# Re: RSG material?

```In a message dated 9/15/2000 8:30:43 PM Mountain Daylight Time,
tesla-at-pupman-dot-com writes:

>
>  I've also seen static gaps used in series with the RSG.. what's the
>  point? ;) Seems like the motion of the flying electrode would quench
>  the gap reasonably quickly. I get the feeling I'm missing a crucial
>  detail here.....
>

I am not a mathematician(but am gonna try anyway), but the dwell time is
probably much longer than you'd think.   If you take a 1 foot diameter
disk(i.e. the center of the electrodes are 6 inches from the axis of
rotation)  and it is spinning at 60Hz(377 radians per second), the electrode,
if I did the math correctly, is moving at about 2262 inches per
second(someone should check this for me).  If the electrodes are 1/4
diameter, the time it takes for the moving electrode to pass the stationary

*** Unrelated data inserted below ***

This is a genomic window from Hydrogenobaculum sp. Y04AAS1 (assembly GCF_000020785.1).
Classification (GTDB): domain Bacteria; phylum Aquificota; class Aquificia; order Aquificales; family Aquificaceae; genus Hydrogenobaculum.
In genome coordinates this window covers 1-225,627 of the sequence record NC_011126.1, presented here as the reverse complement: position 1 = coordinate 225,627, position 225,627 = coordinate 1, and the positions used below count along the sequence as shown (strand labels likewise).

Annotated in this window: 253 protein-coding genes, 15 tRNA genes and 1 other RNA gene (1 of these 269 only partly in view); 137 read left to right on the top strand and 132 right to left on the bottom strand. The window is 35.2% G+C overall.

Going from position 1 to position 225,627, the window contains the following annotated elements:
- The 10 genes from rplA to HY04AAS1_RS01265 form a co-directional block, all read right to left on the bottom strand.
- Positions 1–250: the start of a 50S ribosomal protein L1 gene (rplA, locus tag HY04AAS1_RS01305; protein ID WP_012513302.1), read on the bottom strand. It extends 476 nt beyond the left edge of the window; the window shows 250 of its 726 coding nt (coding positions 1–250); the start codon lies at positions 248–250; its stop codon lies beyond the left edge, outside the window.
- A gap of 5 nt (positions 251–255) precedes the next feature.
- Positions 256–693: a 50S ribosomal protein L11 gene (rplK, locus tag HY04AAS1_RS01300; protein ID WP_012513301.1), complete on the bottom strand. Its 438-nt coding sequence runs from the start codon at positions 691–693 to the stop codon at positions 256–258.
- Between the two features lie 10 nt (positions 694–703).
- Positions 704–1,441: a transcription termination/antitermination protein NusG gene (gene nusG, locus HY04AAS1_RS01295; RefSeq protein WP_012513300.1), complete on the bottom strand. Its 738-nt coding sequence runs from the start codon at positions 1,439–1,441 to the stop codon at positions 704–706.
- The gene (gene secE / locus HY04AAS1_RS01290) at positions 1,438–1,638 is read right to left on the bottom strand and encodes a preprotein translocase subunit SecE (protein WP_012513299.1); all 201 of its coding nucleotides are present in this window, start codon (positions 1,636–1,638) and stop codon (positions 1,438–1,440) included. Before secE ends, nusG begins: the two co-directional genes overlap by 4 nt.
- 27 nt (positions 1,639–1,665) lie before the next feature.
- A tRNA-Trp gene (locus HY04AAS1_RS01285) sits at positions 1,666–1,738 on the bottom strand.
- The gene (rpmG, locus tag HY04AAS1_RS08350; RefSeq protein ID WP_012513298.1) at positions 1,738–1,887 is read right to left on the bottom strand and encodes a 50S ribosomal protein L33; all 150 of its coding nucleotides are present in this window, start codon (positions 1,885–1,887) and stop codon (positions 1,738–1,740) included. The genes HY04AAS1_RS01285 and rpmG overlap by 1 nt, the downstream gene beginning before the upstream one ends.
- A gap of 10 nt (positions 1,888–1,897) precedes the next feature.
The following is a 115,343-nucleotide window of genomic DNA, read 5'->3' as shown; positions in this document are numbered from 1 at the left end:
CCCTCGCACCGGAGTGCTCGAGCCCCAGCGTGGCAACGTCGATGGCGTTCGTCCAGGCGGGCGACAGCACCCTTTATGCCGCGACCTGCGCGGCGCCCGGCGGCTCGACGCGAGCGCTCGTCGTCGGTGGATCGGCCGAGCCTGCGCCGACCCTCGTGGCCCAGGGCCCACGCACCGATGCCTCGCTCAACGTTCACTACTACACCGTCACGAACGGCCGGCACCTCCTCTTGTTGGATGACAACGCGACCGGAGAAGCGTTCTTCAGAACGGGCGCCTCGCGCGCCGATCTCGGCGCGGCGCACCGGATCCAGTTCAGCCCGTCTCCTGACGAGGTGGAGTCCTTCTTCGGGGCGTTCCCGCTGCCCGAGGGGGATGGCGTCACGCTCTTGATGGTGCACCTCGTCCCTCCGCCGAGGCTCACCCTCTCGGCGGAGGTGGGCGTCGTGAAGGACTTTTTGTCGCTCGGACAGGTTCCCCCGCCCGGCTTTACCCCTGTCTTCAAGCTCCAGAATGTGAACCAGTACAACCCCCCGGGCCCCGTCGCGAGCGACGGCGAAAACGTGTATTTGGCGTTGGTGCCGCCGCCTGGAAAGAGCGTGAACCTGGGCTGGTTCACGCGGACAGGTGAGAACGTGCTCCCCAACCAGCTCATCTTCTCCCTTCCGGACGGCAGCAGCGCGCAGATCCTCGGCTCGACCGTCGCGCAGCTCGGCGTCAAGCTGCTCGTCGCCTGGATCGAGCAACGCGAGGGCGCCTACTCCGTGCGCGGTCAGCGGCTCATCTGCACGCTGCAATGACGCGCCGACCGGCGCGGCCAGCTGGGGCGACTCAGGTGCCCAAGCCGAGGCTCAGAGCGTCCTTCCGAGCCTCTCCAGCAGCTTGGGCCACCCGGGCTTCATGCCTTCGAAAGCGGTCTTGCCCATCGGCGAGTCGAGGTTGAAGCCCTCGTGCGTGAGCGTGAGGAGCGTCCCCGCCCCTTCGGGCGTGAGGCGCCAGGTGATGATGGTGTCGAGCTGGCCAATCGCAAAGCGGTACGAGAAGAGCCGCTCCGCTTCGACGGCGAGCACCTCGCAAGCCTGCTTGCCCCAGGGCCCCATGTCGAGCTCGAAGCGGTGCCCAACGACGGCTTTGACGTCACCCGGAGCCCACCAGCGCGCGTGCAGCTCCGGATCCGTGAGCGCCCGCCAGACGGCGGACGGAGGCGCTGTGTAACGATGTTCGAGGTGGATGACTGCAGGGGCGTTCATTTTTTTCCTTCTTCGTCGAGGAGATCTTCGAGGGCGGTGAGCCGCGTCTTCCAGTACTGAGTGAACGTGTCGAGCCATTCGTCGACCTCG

electrode is 0.5/2262 or .22 msec.  This is assuming the spark initiates at
the moment the leading edge of the moving electrode meets the edge of the
stationary electrode and can conduct until the trailing edge of the electrode
has passed the stationary one(0.5 inches of travel).  Now, assuming your coil
operates at, say 180kHz,  It can oscillate 30 times(about enough to decay to
near zero volts) in 0.166667msec.  In other words, the whole decay has
happened before the electrodes can quench the arc.  At higher TC frequencies,
the situation is even worse.
I imagine that most coilers space the stationary electrodes at a
sufficient distance to alter the 'real' dwell time to allow quenching of the
arc, but some use a static gap in conjuction with a rotary to cause much of
the voltage drop to occur through the static gaps.  This will not allow the
arc in the rotary gaps to 'stretch'  from the inductance as much and helps
shorten the effective dwell time.
Hopefully, I did this all right :o)   comments? corrections?
Mike

```